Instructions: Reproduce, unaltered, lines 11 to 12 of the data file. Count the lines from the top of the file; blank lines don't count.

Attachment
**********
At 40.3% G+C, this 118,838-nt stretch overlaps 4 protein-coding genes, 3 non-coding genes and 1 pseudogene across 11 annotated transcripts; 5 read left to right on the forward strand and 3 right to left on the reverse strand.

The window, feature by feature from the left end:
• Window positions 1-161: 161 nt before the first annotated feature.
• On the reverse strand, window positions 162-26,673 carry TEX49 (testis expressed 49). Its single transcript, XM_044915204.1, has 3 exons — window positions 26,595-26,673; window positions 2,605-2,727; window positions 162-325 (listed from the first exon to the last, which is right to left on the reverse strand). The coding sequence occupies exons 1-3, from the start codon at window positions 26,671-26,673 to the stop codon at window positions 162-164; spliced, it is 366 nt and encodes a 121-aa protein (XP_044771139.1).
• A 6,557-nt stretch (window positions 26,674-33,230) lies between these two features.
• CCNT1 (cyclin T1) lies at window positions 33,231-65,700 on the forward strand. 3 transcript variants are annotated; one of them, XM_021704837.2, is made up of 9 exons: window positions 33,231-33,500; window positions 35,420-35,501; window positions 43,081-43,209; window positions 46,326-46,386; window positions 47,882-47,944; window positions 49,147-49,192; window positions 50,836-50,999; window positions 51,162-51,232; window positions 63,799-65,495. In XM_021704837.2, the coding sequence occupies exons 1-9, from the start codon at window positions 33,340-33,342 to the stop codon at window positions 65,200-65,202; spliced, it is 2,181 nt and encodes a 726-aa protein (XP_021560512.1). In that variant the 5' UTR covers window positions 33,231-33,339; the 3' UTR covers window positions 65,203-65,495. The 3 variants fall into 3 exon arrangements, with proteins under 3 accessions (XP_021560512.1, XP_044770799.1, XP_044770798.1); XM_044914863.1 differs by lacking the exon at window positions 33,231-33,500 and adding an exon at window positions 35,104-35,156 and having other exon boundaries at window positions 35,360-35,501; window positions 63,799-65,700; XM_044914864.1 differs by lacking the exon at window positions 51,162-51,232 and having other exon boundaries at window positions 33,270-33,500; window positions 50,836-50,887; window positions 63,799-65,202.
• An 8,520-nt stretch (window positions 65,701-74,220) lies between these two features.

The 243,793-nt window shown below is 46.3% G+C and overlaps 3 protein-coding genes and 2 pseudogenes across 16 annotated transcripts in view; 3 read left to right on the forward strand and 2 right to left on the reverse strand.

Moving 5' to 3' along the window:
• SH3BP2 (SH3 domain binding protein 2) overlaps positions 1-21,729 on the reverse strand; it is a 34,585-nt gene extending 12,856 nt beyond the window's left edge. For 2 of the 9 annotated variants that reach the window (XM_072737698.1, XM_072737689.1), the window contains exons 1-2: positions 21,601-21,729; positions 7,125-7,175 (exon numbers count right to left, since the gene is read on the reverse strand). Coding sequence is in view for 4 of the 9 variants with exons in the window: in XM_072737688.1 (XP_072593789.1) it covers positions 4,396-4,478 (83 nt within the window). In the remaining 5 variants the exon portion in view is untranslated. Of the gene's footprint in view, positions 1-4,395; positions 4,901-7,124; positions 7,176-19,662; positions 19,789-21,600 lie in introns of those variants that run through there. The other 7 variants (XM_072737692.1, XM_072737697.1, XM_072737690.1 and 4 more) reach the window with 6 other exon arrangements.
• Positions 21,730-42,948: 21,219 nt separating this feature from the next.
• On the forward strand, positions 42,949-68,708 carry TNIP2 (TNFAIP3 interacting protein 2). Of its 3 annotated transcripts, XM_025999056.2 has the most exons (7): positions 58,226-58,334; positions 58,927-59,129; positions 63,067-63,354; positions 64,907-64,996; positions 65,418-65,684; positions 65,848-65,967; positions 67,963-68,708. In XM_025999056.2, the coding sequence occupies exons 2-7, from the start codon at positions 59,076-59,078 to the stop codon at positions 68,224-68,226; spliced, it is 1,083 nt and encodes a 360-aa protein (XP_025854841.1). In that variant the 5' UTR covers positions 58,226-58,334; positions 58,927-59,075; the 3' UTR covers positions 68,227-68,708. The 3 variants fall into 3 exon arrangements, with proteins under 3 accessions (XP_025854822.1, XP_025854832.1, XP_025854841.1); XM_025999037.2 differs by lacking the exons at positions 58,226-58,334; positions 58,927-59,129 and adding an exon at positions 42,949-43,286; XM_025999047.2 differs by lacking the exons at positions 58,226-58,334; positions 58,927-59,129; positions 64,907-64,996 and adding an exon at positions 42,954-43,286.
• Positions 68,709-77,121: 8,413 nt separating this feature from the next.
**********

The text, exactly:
• Positions 21,730-42,948: 21,219 nt separating this feature from the next.
• On the forward strand, positions 42,949-68,708 carry TNIP2 (TNFAIP3 interacting protein 2). Of its 3 annotated transcripts, XM_025999056.2 has the most exons (7): positions 58,226-58,334; positions 58,927-59,129; positions 63,067-63,354; positions 64,907-64,996; positions 65,418-65,684; positions 65,848-65,967; positions 67,963-68,708. In XM_025999056.2, the coding sequence occupies exons 2-7, from the start codon at positions 59,076-59,078 to the stop codon at positions 68,224-68,226; spliced, it is 1,083 nt and encodes a 360-aa protein (XP_025854841.1). In that variant the 5' UTR covers positions 58,226-58,334; positions 58,927-59,075; the 3' UTR covers positions 68,227-68,708. The 3 variants fall into 3 exon arrangements, with proteins under 3 accessions (XP_025854822.1, XP_025854832.1, XP_025854841.1); XM_025999037.2 differs by lacking the exons at positions 58,226-58,334; positions 58,927-59,129 and adding an exon at positions 42,949-43,286; XM_025999047.2 differs by lacking the exons at positions 58,226-58,334; positions 58,927-59,129; positions 64,907-64,996 and adding an exon at positions 42,954-43,286.